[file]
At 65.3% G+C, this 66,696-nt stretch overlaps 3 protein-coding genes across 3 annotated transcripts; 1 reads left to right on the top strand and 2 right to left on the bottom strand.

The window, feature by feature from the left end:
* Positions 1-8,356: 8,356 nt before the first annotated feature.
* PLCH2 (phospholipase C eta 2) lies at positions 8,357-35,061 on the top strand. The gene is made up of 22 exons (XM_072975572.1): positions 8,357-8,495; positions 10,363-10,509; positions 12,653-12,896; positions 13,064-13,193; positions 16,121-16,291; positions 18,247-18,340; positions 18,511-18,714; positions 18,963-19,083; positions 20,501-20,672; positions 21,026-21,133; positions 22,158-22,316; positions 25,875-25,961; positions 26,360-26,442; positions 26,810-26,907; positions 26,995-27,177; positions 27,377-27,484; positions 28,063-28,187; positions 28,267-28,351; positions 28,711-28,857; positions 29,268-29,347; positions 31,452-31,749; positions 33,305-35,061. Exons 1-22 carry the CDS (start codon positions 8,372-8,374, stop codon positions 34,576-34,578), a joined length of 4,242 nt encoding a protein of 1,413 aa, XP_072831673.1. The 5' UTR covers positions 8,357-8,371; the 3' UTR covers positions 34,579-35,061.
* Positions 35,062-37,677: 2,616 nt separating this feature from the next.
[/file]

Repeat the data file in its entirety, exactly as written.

At 65.3% G+C, this 66,696-nt stretch overlaps 3 protein-coding genes across 3 annotated transcripts; 1 reads left to right on the top strand and 2 right to left on the bottom strand.

The window, feature by feature from the left end:
* Positions 1-8,356: 8,356 nt before the first annotated feature.
* PLCH2 (phospholipase C eta 2) lies at positions 8,357-35,061 on the top strand. The gene is made up of 22 exons (XM_072975572.1): positions 8,357-8,495; positions 10,363-10,509; positions 12,653-12,896; positions 13,064-13,193; positions 16,121-16,291; positions 18,247-18,340; positions 18,511-18,714; positions 18,963-19,083; positions 20,501-20,672; positions 21,026-21,133; positions 22,158-22,316; positions 25,875-25,961; positions 26,360-26,442; positions 26,810-26,907; positions 26,995-27,177; positions 27,377-27,484; positions 28,063-28,187; positions 28,267-28,351; positions 28,711-28,857; positions 29,268-29,347; positions 31,452-31,749; positions 33,305-35,061. Exons 1-22 carry the CDS (start codon positions 8,372-8,374, stop codon positions 34,576-34,578), a joined length of 4,242 nt encoding a protein of 1,413 aa, XP_072831673.1. The 5' UTR covers positions 8,357-8,371; the 3' UTR covers positions 34,579-35,061.
* Positions 35,062-37,677: 2,616 nt separating this feature from the next.